Tuesday, February 13, 2007

Tuberculosis Traffic Arrest

Mycobacterium tuberculosis is a life-threatening pathogen that persists in infected cells after being phagocytosed (eaten). Phagocytosed matter is usually digested but M. tuberculosis avoids this fate by blocking the acidification of the its compartment. The process can be studied in U937 cells because they behave like macrophages ("big eaters") and grow well in culture. Rab proteins form a large family of Ras-like GTPases that mediate vesicle trafficking, budding, etc. A recent report showed that Rab14 participates in trafficking to the early endosome, a stage just after the phagosome. Kyei and colleagues found that Rab14 associated with phagosomes containing live tuberculosis mycobacteria and investigated whether Rab14 was required for the arrested development of the phagosome. Phagosomes of U937 cells contain live tuberculosis bacilli of the strain H37Rv (green label, left panels). The middle panels show the same cells stained with a dye that detects endosomes that have undergone acidification, a step toward digestion and marker of the early endosome. A "knock-down" of Rab14 with siRNA permits the maturation of the phagosome, as demonstrated by the overlap of the acidified (red), bacillus-containing (green) phagosomes, (yellow color in the lower right panel). These findings suggest that inhibiting Rab14 may permit the infected cell to digest M. tuberculosis, thereby offering a new target for therapeutic intervention and potentially reducing the burden of this disease.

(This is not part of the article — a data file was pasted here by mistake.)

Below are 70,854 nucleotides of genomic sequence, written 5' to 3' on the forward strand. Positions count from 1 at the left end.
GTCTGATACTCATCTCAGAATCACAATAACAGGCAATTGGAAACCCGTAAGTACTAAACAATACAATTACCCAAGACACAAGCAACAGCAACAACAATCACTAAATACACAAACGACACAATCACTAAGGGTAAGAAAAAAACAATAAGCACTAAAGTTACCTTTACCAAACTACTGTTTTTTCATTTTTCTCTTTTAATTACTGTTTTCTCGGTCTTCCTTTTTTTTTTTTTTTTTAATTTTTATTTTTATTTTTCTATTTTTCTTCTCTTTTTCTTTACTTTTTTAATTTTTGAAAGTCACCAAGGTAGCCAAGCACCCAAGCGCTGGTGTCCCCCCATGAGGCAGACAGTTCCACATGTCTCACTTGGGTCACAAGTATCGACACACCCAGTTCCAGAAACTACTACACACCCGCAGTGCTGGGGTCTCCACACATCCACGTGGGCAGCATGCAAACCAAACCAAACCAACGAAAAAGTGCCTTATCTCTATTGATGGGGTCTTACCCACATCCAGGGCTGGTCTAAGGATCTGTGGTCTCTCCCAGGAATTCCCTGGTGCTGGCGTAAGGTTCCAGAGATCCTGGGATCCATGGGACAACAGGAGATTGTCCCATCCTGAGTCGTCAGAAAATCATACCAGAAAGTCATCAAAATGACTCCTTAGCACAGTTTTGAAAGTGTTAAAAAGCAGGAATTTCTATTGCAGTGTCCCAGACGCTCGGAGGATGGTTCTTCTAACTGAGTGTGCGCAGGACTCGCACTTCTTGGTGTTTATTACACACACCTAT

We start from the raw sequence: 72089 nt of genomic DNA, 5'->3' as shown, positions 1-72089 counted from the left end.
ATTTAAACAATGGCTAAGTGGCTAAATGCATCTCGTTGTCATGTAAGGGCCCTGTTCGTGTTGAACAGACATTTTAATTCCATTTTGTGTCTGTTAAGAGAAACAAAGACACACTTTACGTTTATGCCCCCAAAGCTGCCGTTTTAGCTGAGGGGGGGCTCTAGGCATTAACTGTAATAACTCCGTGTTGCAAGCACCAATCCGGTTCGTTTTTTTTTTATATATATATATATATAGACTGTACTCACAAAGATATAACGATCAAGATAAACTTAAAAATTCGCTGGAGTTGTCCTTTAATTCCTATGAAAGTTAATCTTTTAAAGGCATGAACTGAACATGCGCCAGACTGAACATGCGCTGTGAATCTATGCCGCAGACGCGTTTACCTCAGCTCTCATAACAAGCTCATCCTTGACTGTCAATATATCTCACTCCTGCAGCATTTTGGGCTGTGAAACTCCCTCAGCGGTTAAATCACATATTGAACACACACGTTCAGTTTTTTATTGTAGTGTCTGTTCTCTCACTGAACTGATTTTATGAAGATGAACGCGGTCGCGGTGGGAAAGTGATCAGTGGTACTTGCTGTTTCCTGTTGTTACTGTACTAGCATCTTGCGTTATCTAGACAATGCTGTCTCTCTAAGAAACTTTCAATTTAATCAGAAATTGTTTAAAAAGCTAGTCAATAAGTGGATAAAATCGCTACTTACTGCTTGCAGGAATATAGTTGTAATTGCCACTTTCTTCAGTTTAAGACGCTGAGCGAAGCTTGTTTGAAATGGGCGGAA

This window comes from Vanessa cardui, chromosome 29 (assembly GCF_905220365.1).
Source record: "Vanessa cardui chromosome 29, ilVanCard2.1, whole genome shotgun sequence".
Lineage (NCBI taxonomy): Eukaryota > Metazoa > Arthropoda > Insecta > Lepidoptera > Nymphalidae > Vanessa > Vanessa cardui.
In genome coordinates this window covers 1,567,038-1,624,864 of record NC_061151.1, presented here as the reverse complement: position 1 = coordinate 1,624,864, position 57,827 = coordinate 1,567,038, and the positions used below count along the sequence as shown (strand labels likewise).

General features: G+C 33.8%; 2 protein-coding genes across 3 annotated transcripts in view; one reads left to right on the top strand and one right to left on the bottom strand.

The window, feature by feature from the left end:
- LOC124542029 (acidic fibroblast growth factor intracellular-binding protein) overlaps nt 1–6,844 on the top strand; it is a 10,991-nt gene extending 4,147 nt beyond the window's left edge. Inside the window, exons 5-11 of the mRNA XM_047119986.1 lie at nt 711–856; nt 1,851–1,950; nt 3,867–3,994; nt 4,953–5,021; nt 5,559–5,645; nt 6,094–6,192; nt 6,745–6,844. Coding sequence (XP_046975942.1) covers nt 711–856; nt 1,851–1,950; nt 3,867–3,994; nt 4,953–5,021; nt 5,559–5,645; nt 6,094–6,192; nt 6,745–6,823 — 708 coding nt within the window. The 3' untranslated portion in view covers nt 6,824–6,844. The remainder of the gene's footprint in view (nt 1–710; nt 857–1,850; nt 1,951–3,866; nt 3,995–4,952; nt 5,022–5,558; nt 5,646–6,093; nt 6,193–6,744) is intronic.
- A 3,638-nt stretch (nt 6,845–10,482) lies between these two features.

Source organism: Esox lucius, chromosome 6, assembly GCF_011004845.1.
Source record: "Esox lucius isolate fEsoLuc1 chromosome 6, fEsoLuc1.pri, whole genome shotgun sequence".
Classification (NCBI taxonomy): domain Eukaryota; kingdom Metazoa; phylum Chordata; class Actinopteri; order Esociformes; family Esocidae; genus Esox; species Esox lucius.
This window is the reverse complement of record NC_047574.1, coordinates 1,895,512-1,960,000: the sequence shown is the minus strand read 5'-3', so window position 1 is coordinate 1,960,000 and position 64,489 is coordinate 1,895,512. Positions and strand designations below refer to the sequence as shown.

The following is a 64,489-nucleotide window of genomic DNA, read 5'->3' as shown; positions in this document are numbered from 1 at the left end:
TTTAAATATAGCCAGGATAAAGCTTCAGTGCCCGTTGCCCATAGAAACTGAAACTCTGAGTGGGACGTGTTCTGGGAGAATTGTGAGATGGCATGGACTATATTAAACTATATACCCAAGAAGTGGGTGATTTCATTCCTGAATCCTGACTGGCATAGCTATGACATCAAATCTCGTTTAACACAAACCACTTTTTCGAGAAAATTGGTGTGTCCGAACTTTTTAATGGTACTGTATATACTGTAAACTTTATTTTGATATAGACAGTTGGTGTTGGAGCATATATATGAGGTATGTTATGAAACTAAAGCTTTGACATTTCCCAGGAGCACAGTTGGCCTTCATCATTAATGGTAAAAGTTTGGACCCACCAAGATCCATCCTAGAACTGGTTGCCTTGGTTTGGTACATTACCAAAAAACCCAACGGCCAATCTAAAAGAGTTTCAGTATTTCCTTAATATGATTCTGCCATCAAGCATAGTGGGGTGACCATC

Kyei GB, Vergne I, Chua J, Roberts E, Harris J, Junutula JR, Deretic V. "Rab14 is critical for maintenance of Mycobacterium tuberculosis phagosome maturation arrest". EMBO J. 2006 Nov 15;25(22):5250-9.

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